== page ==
Proposals to do away with the state’s current process for selecting Supreme Court justices and to create a new court of criminal appeals were introduced Wednesday in a hastily called session of a House committee.
The proposals, by Rep. Lance Kinzer, R-Olathe, would bring to Kansas the federal model for judicial selection by allowing the governor to make lifetime appointments to the state Supreme Court. The appointments would be subject to the approval of the state Senate. That measure would require a constitutional amendment.
Kinzer also introduced two regular bills. One would cap the retirement age for judges at 65 instead of the current 75. The other would split the Court of Appeals into criminal and civil divisions, with the criminal division having final say on all criminal cases.
The Supreme Court would retain its authority to rule on the constitutionality of legislative acts and continue to be the court of last resort in civil cases.
Kinzer said he doesn’t expect the selection amendment or the bill to divide the courts to get a vote in the waning days of this legislative session.
He said he’s hoping that those will be discussed during the summer and be ready to go when the Legislature returns next January.
He said he might be able to get the retirement age, the simplest of the three bills, passed in the few remaining days of this session.
Kinzer, an attorney and chairman of the House Judiciary Committee, has long been a critic of the state’s current “merit-based” appointment system, where a committee of five lawyers elected by the state bar and four non-lawyers appointed by the governor select three nominees for Supreme Court openings. The governor then selects from those three.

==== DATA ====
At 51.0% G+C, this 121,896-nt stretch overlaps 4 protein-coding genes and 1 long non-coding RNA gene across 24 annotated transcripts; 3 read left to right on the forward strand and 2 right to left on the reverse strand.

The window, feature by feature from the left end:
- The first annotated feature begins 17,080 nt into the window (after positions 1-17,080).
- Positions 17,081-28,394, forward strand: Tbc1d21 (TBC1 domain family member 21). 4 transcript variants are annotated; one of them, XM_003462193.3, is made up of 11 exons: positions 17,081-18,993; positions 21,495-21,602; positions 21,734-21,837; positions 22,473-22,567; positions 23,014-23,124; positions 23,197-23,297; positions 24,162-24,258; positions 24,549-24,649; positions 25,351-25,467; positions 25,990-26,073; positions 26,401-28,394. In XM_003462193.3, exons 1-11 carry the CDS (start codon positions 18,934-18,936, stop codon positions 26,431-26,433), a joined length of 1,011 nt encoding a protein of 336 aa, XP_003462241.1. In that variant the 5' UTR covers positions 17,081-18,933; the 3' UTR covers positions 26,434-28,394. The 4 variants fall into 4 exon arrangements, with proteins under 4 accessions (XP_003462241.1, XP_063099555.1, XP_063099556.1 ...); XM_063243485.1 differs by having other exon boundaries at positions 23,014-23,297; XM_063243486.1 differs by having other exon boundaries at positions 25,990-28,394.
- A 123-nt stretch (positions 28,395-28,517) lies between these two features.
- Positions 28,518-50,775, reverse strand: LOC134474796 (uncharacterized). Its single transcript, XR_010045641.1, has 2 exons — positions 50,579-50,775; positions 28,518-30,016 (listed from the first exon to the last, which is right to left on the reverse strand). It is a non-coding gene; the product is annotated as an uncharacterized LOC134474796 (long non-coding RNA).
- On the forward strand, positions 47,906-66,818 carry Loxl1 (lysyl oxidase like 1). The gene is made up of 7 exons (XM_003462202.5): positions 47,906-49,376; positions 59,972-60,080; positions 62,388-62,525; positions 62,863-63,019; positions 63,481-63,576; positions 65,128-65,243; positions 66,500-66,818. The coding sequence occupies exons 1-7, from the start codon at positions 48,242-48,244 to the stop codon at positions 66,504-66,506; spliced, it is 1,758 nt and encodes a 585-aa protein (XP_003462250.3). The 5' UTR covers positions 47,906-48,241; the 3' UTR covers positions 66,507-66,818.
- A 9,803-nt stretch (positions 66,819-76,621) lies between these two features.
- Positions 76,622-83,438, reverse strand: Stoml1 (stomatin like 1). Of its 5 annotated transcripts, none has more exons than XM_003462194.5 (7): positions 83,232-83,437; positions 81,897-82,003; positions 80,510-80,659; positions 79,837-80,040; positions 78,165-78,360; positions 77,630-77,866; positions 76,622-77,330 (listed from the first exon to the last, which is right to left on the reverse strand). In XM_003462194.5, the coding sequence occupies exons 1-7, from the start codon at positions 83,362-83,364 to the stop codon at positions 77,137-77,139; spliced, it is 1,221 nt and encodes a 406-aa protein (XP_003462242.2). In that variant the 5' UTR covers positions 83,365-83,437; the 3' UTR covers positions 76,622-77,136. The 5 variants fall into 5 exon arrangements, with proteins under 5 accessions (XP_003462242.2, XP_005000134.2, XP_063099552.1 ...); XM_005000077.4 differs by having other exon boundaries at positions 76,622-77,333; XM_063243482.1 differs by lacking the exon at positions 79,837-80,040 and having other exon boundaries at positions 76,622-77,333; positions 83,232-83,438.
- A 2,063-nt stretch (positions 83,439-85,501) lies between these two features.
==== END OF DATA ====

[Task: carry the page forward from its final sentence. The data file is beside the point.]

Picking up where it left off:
Kinzer said putting the selection process in the hands of the elected governor and Senate would be more democratic, and lifelong appointments would insulate the judges from political pressure.
The proposals were immediately denounced by the House’s top Democrat, Minority Leader Paul Davis of Lawrence, who characterized them as a power grab by Gov. Sam Brownback and the conservative majority of the Legislature.
“Gov. Brownback and the Republican leadership seem to be infatuated with trying to control the court system,” Davis said. “They are continually trying to bully the Supreme Court to try to get what they want, and I don’t understand why it is they are so convinced that they have to have control over all three branches of government.”
Davis said it would be practically impossible to pass the proposed bills this session, but they’re being introduced now in a political gambit to pressure Supreme Court justices to give ground on their opposition to changing the selection process.
“Trying to mess with their retirement age and creating new courts are just simply an effort to try to bully the Supreme Court,” he said. “But there’s just no place for that.”
The proposals come amid an ongoing battle between the Legislature and the courts over school funding and immediately following a Bar Association board vote opposing changes in judicial selection.
The Legislature has already replaced merit selection with governor appointment and Senate confirmation for judges on the Kansas Court of Appeals.
Changing the way the Supreme Court justices are chosen would require a vote of the public because that process is defined in the state constitution.
Although Kinzer heads the Judiciary Committee where the proposals would usually be heard, he introduced them into the Federal and State Affairs Committee, which is one of only a handful of legislative committees that can still accept new bills during the remainder of the current session.
Rep. Steve Brunk, R-Wichita and a member of the Federal and State Affairs Committee, said he thinks the idea of a separate court for criminal appeals has some appeal.
“I think looking at a division of responsibilities based on what the constitution offers, giving us a new criminal court, is a very interesting idea,” he said.